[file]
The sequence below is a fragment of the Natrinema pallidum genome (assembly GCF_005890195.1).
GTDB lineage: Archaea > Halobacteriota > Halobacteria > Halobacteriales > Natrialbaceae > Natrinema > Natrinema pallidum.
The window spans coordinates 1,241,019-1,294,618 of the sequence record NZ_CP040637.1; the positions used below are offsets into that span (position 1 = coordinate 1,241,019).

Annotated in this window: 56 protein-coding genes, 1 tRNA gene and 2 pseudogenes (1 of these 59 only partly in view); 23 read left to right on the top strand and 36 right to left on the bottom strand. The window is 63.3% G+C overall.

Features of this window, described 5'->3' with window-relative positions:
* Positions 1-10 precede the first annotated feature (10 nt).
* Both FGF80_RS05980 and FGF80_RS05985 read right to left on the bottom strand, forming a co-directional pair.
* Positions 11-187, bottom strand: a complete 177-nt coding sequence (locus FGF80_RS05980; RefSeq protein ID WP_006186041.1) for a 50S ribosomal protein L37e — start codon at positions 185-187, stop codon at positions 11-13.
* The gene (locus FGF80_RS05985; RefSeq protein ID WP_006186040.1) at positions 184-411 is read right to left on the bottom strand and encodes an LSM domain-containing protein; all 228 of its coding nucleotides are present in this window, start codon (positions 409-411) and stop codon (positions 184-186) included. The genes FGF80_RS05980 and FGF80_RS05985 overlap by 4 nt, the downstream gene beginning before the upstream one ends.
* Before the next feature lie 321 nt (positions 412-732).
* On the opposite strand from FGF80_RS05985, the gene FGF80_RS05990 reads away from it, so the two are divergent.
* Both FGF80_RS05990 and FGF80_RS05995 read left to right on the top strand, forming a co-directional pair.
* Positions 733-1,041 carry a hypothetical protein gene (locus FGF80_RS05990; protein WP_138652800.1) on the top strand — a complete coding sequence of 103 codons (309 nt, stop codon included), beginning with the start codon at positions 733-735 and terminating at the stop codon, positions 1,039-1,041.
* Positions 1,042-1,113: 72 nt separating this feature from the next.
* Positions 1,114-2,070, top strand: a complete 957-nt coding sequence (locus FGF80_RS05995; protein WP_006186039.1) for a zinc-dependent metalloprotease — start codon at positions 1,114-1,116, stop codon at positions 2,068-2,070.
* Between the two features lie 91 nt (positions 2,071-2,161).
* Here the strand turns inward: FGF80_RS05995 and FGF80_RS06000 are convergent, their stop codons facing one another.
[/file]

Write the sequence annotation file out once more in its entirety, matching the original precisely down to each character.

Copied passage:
The sequence below is a fragment of the Natrinema pallidum genome (assembly GCF_005890195.1).
GTDB lineage: Archaea > Halobacteriota > Halobacteria > Halobacteriales > Natrialbaceae > Natrinema > Natrinema pallidum.
The window spans coordinates 1,241,019-1,294,618 of the sequence record NZ_CP040637.1; the positions used below are offsets into that span (position 1 = coordinate 1,241,019).

Annotated in this window: 56 protein-coding genes, 1 tRNA gene and 2 pseudogenes (1 of these 59 only partly in view); 23 read left to right on the top strand and 36 right to left on the bottom strand. The window is 63.3% G+C overall.

Features of this window, described 5'->3' with window-relative positions:
* Positions 1-10 precede the first annotated feature (10 nt).
* Both FGF80_RS05980 and FGF80_RS05985 read right to left on the bottom strand, forming a co-directional pair.
* Positions 11-187, bottom strand: a complete 177-nt coding sequence (locus FGF80_RS05980; RefSeq protein ID WP_006186041.1) for a 50S ribosomal protein L37e — start codon at positions 185-187, stop codon at positions 11-13.
* The gene (locus FGF80_RS05985; RefSeq protein ID WP_006186040.1) at positions 184-411 is read right to left on the bottom strand and encodes an LSM domain-containing protein; all 228 of its coding nucleotides are present in this window, start codon (positions 409-411) and stop codon (positions 184-186) included. The genes FGF80_RS05980 and FGF80_RS05985 overlap by 4 nt, the downstream gene beginning before the upstream one ends.
* Before the next feature lie 321 nt (positions 412-732).
* On the opposite strand from FGF80_RS05985, the gene FGF80_RS05990 reads away from it, so the two are divergent.
* Both FGF80_RS05990 and FGF80_RS05995 read left to right on the top strand, forming a co-directional pair.
* Positions 733-1,041 carry a hypothetical protein gene (locus FGF80_RS05990; protein WP_138652800.1) on the top strand — a complete coding sequence of 103 codons (309 nt, stop codon included), beginning with the start codon at positions 733-735 and terminating at the stop codon, positions 1,039-1,041.
* Positions 1,042-1,113: 72 nt separating this feature from the next.
* Positions 1,114-2,070, top strand: a complete 957-nt coding sequence (locus FGF80_RS05995; protein WP_006186039.1) for a zinc-dependent metalloprotease — start codon at positions 1,114-1,116, stop codon at positions 2,068-2,070.
* Between the two features lie 91 nt (positions 2,071-2,161).
* Here the strand turns inward: FGF80_RS05995 and FGF80_RS06000 are convergent, their stop codons facing one another.